It's tough for UK players and fans to not look ahead to the season opener Friday. Some have even turned their attention to rival Duke next week.
But coach John Calipari is making sure the Wildcats focus on their next game, even if it is an exhibition.
The Cats shouldn't be on upset alert when they take on Transylvania Monday night, but the Pioneers did play UK tight early in last season's matchup. Kentucky ended up cruising in the second half for a 97-53 win.
"I watched the tape: 17-17, 19-17, 21-19," Calipari said, recalling the close scores early. "Then we got a little gap before half and you're up 12 or whatever it was. Kind of wore them down in the second half."
Last season the Pioneers walked to Rupp Arena from their campus, less than a mile away. Transylvania returns most of its team from last season, and Calipari expects the Pioneers to push the Cats.
"If I'm (Transylvania head coach) Brian Lane, I show them last year's tape, first half," Calipari said. "I say, 'Let's just play like that for 40 minutes. We've got the same guys back. They're a brand new team. Play like you did for 20 minutes and we're going to give them a game.'
"They can and they will. It should be a good game."
UK freshman Nerlens Noel admitted he didn't know much about Transylvania but did know they are close in proximity to UK and will have some fans at Rupp Arena.
Calipari also warned his team that Transylvania would hit shots.
"(Calipari) said they are a good shooting team," Noel said. "But he hasn't talked too much about them."
And although UK will have a huge advantage in talent, the Cats can always improve.
Specifically, closing out on the Pioneer shooters.
"Every time we play an opposing team they probably going to shoot the best they ever had in their life," Noel said. "We just have to make sure we get a hand out and really guard the perimeter."
Calipari has made no secret of his admiration for Alabama football coach Nick Saban, with whom he had a conversation this offseason about the dangers of complacency following a national championship.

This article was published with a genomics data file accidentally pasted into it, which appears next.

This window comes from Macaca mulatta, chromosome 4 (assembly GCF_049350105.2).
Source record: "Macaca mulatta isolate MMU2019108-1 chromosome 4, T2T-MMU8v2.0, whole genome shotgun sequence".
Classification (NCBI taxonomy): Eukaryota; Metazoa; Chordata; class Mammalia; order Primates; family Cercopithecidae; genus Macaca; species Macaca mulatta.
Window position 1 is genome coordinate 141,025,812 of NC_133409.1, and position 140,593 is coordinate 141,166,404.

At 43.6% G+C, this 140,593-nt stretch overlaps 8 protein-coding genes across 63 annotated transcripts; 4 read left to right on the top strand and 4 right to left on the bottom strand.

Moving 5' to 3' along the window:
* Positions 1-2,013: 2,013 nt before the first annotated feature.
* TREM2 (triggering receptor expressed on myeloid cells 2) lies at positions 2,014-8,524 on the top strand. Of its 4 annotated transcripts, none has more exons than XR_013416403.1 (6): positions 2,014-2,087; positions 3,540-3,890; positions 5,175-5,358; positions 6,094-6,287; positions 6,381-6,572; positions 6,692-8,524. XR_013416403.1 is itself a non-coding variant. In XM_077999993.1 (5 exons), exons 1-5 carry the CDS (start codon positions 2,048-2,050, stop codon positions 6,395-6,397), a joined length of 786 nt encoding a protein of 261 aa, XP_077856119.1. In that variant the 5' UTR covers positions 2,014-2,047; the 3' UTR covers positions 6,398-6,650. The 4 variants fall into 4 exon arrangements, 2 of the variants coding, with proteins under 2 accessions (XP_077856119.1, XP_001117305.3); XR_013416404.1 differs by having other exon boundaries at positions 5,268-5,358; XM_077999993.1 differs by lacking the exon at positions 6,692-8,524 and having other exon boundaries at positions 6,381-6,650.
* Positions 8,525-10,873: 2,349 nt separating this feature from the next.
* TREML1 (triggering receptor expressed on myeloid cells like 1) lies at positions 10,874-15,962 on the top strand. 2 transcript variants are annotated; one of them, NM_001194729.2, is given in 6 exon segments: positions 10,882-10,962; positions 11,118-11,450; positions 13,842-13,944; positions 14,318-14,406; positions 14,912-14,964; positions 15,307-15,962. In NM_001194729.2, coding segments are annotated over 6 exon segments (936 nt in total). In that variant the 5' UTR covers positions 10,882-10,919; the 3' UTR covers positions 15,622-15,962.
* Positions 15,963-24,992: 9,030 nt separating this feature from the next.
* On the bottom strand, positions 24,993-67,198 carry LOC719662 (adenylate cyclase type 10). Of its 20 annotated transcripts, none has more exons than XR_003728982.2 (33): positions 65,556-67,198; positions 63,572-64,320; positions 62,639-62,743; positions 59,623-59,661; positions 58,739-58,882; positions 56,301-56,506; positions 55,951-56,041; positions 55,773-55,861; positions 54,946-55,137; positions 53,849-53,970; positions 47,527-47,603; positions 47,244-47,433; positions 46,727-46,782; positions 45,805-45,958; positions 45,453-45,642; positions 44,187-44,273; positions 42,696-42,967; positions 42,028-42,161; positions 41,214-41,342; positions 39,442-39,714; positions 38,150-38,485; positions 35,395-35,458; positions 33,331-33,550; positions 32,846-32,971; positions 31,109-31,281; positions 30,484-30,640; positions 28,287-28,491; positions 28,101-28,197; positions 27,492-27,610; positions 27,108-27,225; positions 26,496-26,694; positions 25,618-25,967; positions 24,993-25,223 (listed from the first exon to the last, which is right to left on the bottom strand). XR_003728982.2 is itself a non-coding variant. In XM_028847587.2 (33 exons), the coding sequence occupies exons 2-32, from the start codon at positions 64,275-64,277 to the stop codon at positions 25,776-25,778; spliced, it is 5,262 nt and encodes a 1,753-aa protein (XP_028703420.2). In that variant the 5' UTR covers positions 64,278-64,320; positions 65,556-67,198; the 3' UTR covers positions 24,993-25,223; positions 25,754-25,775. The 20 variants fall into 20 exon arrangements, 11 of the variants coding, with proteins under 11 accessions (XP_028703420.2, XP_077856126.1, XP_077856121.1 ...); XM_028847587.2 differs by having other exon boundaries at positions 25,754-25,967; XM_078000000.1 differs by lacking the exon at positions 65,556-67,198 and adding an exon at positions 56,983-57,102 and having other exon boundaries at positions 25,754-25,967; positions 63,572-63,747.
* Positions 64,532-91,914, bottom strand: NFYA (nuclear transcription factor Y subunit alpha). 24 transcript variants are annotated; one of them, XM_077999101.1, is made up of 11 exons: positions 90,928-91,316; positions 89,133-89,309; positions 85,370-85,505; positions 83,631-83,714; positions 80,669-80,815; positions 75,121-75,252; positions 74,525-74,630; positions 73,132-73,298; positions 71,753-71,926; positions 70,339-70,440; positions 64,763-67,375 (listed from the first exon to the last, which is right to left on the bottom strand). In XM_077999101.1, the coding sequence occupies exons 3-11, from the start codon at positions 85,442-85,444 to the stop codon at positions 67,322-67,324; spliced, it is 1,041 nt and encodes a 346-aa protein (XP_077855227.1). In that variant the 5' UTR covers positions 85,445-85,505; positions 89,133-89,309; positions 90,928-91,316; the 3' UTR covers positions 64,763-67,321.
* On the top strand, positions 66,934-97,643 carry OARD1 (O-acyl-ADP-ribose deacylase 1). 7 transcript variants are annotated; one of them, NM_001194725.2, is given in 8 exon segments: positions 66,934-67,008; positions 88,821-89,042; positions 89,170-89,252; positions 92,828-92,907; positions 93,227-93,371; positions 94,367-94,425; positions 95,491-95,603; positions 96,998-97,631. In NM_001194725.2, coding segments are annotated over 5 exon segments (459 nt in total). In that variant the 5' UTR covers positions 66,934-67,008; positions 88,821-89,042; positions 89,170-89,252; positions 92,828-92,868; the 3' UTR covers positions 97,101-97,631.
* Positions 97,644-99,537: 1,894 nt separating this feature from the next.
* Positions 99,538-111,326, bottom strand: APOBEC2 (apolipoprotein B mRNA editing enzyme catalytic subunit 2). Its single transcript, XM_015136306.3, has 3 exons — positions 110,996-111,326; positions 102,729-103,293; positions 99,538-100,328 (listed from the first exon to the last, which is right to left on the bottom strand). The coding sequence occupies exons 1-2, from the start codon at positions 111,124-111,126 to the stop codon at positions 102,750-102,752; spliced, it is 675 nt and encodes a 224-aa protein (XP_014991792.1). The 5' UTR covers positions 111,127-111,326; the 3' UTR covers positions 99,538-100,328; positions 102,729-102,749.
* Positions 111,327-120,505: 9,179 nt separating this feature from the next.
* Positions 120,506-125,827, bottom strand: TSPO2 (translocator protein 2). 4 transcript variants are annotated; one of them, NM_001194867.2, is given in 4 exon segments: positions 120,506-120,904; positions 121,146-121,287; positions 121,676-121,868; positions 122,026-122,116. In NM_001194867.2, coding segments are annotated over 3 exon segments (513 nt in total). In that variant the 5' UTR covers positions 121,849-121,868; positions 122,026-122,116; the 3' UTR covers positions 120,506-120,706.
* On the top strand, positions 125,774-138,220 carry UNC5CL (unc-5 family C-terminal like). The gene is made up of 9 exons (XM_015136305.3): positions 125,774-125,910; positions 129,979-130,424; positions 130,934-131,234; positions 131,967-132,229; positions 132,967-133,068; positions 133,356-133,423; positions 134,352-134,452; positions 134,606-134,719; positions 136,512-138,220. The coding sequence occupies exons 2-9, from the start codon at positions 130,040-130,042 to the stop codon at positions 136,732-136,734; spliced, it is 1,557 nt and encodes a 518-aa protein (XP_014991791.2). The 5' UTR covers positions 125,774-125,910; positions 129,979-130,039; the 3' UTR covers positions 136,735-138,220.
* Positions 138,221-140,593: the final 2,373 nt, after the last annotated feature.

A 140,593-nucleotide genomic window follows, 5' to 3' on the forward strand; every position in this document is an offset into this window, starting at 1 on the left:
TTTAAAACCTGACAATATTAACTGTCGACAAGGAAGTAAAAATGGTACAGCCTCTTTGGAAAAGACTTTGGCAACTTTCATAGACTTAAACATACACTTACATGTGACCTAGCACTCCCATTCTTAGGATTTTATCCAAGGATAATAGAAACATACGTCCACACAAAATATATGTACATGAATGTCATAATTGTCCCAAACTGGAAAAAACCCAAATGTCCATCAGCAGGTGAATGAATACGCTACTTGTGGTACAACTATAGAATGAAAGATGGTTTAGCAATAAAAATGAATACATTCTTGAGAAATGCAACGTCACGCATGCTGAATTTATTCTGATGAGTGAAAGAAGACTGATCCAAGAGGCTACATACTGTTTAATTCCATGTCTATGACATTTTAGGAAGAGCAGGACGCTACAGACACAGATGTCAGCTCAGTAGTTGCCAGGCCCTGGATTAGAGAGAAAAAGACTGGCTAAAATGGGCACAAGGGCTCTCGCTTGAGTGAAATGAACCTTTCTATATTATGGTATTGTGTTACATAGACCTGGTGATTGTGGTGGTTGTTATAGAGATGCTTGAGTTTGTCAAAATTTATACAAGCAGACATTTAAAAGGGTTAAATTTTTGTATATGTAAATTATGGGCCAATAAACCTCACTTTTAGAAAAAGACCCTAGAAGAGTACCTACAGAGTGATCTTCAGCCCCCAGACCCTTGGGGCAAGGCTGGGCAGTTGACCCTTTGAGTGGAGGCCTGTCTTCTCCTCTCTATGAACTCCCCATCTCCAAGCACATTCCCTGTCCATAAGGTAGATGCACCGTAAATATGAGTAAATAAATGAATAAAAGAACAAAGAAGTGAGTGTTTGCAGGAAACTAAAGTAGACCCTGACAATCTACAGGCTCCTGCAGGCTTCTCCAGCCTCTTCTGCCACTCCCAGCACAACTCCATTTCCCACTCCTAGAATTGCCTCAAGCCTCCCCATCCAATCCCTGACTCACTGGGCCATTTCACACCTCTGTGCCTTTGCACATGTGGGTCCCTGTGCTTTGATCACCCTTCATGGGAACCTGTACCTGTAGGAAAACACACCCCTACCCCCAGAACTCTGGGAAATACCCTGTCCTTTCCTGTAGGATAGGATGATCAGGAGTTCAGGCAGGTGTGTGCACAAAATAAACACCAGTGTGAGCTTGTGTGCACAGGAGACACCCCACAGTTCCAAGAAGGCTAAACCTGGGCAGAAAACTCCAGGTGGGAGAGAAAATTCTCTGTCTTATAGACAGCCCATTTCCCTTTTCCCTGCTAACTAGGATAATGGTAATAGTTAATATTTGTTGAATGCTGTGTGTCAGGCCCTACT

On Sunday, Calipari said his team could take some lessons from the Crimson Tide's 21-17 win at LSU on Saturday night, a game that kept Alabama in the driver's seat to reach the BCS National Championship Game.
Alabama won with a touchdown drive in the final minute after struggling offensively for most of the second half.
"If one guy made a mistake on that last series, they lost the game," Calipari said. "There was a responsibility for every player on the team to do their job. And then the defense had to do their job."
Calipari drew a parallel to his own team's intense workouts, saying they're intended to prepare the Wildcats for tough situations down the road.
"That's why (Alabama is) No. 1 in the country," Calipari said. "The best thing that happened to Alabama is they went down (against) a team late in the game. Now let's see what we're made of. That's why you train like this. You sweat now so you don't bleed later."
Calipari and Kentucky will hold a telethon Wednesday to raise money for victims of Superstorm Sandy, but Calipari said he doesn't think the lingering effects of the storm will impact UK's trip to Brooklyn, N.Y., this week for Friday's season opener against Maryland.
The new Barclays Center, which will host the game, is ready to go and has hosted the Brooklyn Nets' season opener.
And because Kentucky will stay in Brooklyn, Calipari doesn't anticipate transportation issues for the team.
Fans staying in Manhattan could have a different experience, though, if New York's subway system isn't fully operational.
"If you're staying in the city and you're trying to get (to Brooklyn) without public transportation, I've done it before," Calipari said. "Torture. It'll take you two hours, three hours. With public transportation, it'll take you 15 minutes, 10 minutes."
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